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I'm calling on some Python modules from Java. The module is using numpy, so I'm using Runtime.getRuntime().exec() to call Python. In Java I am doing something like this:

File python = new File("/usr/bin/python2.7");
File script = new File("/opt/my_custom_script.py");
String[] cmdArray = new String[] { python.toString(), script.toString(),
    "-i infile.txt", "-o outfile.txt" };
Process p = Runtime.getRuntime().exec(cmdArray);
p.waitFor();
if (p.exitValue() != 0) {
    throw new Exception(scriptName + " failed with exit code " + p.exitValue());
}

And in Python I've gotten thus far:

def main(argv):
    try:
        opts, args = getopt.getopt(argv, "i:o:")
    except getopt.GetoptError as err:
        print(err)
        sys.exit(128) # made up number so I know when this happens

    sys.exit(0)

if __name__ == "__main__":
    main(sys.argv[1:])

Every time I run this I keep on getting the error number I made up, and my Python script runs no further. Calling on Python directly (in bash) gives me no problems.

Where is my disconnect? How would I go about troubleshooting/debugging this?

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What is print(err) printing? –  Snakes and Coffee Aug 7 '13 at 22:15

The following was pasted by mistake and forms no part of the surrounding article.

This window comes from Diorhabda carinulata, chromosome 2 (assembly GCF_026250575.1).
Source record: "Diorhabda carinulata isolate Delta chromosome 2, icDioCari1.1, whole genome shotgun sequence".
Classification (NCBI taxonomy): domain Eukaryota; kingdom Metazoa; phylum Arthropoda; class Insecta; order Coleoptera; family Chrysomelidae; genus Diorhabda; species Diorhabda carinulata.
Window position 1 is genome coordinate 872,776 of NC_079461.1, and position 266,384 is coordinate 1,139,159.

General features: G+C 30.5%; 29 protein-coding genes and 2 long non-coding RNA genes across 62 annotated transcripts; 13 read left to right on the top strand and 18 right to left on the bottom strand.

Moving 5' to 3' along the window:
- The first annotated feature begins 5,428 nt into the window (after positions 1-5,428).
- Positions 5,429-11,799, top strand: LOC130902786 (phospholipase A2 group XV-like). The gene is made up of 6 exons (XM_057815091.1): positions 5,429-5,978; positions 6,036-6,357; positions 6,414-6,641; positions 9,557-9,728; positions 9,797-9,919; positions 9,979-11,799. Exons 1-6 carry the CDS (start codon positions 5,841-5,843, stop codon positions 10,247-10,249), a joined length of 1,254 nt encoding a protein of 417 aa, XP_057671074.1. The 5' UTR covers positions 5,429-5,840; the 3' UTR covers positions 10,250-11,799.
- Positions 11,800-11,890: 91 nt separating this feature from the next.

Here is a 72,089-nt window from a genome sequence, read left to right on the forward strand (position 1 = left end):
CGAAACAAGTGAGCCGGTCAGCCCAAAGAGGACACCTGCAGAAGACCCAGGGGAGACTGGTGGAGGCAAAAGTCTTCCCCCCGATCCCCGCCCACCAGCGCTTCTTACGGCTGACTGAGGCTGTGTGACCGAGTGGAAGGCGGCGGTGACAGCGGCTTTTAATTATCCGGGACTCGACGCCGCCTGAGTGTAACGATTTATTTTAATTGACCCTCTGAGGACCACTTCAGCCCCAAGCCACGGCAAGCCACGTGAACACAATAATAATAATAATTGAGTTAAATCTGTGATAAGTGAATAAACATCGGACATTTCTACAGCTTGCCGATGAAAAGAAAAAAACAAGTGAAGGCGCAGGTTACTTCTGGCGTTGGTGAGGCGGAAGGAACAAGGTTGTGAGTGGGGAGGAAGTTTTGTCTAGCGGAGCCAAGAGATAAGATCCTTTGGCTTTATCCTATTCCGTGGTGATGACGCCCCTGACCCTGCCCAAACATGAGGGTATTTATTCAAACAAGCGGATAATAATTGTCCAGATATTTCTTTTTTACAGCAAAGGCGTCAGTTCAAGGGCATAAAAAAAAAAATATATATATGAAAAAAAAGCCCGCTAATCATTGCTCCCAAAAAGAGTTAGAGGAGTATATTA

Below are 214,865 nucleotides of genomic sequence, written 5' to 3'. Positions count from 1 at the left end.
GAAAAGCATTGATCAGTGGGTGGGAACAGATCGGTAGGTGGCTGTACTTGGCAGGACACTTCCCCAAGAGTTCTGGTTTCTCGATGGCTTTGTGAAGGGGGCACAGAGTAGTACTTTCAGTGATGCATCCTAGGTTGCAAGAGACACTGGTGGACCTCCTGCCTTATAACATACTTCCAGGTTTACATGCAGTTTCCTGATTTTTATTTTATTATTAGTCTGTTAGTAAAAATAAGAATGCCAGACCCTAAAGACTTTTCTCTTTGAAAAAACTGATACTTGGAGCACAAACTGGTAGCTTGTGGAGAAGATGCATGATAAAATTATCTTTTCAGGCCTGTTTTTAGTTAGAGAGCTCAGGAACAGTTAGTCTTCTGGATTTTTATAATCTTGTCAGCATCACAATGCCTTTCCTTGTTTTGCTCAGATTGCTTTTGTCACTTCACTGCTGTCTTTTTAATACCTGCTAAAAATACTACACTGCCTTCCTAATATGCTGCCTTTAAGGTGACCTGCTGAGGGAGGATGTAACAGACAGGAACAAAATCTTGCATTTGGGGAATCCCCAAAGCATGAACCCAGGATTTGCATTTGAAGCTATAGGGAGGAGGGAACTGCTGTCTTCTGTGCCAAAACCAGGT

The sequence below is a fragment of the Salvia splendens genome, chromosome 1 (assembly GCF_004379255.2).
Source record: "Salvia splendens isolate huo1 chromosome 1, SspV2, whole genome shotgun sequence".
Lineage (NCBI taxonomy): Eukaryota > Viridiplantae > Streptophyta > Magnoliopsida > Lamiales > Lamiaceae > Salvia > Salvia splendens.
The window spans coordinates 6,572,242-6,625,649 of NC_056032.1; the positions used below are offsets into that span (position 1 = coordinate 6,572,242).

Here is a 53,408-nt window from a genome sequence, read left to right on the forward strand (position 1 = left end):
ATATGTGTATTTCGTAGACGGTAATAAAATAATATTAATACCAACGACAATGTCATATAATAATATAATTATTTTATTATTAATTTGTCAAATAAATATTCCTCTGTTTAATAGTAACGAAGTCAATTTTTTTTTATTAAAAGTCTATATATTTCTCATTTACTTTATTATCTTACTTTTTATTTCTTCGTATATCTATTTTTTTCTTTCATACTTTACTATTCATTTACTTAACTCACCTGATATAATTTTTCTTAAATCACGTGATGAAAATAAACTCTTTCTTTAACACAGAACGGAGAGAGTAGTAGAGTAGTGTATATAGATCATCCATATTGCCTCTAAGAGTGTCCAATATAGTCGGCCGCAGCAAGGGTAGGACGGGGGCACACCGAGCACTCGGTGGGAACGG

1  
The sys.edit(128) line really jars me. I know it's for debugging, but passing a variable is really a good idea. Magic numbers only result in pain. –  Prime Aug 7 '13 at 22:16
2  
I think your arguments need to be separate elements in the array: eg. "-i infile.txt" -> "-i", "infile.txt" –  AdamSpurgin Aug 7 '13 at 22:16
1  
Judging by the typo in the code (Sting[]) this not the actual code you're running. Please post that. –  kindall Aug 7 '13 at 22:16
    
@kindall he also forgot a semicolon: new Sting[] { python.toString(), script.toString(), "-i infile.txt", "-o outfile.txt" } –  Prime Aug 7 '13 at 22:17

1 Answer 1

up vote 2 down vote accepted

Your problem is that you are passing two options two the script rather than the four that getopt expects. That is, -i infile.txt is treated as one option, not, as getopt expects, the two options -i and infile.txt, and the same thing is happening to -o outfile.txt. You can fix this by replacing the line:

String[] cmdArray = new String[] { python.toString(), script.toString(), "-i infile.txt", "-o outfile.txt" };

with this line:

String[] cmdArray = new String[] { python.toString(), script.toString(), "-i", "infile.txt", "-o", "outfile.txt" };

Notice that now -i and infile.txt are now separate array elements, as are -o and -outfile.txt.

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